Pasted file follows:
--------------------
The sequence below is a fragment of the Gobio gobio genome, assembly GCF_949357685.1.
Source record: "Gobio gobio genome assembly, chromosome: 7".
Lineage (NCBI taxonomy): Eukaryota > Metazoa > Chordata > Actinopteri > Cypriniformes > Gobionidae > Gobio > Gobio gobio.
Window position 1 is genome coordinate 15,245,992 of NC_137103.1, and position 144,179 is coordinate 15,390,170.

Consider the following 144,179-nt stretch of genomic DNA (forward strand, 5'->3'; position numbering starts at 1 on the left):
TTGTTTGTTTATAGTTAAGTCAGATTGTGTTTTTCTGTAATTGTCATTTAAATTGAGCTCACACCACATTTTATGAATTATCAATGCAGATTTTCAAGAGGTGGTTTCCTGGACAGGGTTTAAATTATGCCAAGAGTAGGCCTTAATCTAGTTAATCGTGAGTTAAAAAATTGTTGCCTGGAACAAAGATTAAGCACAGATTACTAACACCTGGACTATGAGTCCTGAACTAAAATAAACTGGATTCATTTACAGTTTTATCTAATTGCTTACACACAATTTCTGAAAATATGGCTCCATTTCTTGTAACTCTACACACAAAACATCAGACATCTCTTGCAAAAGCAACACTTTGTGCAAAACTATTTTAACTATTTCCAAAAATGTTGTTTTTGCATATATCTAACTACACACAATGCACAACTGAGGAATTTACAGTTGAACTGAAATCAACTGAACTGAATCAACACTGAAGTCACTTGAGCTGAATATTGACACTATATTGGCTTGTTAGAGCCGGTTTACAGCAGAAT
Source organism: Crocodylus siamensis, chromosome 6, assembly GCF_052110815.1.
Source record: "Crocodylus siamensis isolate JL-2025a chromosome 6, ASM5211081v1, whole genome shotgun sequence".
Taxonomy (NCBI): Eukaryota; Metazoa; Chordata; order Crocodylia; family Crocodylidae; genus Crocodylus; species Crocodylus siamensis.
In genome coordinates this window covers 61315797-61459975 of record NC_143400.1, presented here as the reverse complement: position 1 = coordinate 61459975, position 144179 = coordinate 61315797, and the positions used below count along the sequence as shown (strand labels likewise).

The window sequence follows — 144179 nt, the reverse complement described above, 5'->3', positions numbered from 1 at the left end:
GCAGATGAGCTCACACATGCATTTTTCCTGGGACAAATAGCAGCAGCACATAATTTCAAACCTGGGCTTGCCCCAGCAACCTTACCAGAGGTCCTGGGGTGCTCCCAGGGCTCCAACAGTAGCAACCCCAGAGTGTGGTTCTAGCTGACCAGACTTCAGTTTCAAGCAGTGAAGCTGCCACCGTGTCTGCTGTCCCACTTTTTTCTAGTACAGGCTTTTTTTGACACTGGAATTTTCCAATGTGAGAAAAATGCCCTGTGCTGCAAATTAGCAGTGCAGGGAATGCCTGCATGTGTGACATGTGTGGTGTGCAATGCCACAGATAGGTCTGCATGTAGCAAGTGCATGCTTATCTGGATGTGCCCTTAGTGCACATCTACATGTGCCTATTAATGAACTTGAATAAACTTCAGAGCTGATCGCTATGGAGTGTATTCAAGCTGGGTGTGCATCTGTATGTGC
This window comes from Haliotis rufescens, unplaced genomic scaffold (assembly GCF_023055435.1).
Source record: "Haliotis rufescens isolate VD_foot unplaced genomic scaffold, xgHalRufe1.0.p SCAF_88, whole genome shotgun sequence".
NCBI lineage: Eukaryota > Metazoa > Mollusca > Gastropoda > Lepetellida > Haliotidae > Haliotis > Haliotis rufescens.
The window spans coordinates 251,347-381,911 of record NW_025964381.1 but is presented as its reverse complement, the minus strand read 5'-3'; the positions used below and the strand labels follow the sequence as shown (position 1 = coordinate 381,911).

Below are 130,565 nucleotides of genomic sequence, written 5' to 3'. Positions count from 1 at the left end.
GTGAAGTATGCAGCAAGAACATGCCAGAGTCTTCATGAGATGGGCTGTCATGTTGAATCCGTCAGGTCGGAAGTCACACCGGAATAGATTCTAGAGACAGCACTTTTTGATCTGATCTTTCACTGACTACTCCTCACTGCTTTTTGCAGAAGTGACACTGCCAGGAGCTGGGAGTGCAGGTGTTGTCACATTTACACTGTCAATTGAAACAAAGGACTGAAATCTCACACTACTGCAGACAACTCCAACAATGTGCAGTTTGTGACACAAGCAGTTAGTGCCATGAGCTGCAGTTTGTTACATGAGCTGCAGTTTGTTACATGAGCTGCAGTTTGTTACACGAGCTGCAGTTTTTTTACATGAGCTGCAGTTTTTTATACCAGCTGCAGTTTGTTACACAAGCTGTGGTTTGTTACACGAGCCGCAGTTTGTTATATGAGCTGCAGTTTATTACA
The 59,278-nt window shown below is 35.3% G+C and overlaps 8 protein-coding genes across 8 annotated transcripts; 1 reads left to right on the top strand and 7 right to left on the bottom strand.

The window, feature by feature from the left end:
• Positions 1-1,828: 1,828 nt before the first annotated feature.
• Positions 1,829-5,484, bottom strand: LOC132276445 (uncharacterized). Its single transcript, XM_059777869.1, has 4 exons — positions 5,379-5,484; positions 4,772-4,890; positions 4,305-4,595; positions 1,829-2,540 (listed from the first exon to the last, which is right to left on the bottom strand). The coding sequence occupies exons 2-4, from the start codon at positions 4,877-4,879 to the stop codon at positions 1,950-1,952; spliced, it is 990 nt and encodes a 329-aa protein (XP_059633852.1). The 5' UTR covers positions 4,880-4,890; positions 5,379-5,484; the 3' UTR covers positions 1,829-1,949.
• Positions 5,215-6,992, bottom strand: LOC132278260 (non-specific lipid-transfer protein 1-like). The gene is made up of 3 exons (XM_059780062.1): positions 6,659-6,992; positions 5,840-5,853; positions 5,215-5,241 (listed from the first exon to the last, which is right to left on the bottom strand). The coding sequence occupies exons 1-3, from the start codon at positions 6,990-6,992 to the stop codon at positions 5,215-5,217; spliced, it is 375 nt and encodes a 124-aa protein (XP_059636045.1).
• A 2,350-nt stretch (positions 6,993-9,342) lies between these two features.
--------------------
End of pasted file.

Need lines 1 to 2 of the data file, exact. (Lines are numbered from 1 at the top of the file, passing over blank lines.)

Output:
The sequence below is a fragment of the Gobio gobio genome, assembly GCF_949357685.1.
Source record: "Gobio gobio genome assembly, chromosome: 7".